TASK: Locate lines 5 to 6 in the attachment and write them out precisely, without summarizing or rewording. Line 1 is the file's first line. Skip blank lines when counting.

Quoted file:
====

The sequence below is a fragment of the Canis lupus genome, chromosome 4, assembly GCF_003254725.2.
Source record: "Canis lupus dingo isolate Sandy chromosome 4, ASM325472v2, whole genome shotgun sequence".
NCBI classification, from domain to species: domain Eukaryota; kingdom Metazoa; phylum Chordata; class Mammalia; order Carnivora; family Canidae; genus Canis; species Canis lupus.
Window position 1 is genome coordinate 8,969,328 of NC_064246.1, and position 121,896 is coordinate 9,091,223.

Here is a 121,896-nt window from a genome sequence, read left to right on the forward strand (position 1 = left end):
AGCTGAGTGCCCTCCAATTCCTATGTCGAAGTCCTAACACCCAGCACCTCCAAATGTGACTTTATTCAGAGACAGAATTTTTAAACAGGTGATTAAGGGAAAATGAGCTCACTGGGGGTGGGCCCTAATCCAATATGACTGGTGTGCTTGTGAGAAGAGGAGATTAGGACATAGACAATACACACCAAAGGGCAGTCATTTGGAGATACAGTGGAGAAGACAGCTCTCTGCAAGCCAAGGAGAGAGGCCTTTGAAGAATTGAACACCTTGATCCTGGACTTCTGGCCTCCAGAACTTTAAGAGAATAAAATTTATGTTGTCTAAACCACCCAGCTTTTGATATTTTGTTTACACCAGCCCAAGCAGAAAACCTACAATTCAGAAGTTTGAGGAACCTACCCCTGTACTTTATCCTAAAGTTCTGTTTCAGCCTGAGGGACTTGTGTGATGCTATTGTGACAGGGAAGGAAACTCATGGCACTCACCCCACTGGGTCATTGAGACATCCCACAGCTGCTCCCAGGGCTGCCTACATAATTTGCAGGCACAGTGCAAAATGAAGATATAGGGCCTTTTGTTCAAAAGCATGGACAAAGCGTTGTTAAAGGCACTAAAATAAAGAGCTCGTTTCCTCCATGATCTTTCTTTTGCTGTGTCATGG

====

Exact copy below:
Here is a 121,896-nt window from a genome sequence, read left to right on the forward strand (position 1 = left end):
AGCTGAGTGCCCTCCAATTCCTATGTCGAAGTCCTAACACCCAGCACCTCCAAATGTGACTTTATTCAGAGACAGAATTTTTAAACAGGTGATTAAGGGAAAATGAGCTCACTGGGGGTGGGCCCTAATCCAATATGACTGGTGTGCTTGTGAGAAGAGGAGATTAGGACATAGACAATACACACCAAAGGGCAGTCATTTGGAGATACAGTGGAGAAGACAGCTCTCTGCAAGCCAAGGAGAGAGGCCTTTGAAGAATTGAACACCTTGATCCTGGACTTCTGGCCTCCAGAACTTTAAGAGAATAAAATTTATGTTGTCTAAACCACCCAGCTTTTGATATTTTGTTTACACCAGCCCAAGCAGAAAACCTACAATTCAGAAGTTTGAGGAACCTACCCCTGTACTTTATCCTAAAGTTCTGTTTCAGCCTGAGGGACTTGTGTGATGCTATTGTGACAGGGAAGGAAACTCATGGCACTCACCCCACTGGGTCATTGAGACATCCCACAGCTGCTCCCAGGGCTGCCTACATAATTTGCAGGCACAGTGCAAAATGAAGATATAGGGCCTTTTGTTCAAAAGCATGGACAAAGCGTTGTTAAAGGCACTAAAATAAAGAGCTCGTTTCCTCCATGATCTTTCTTTTGCTGTGTCATGG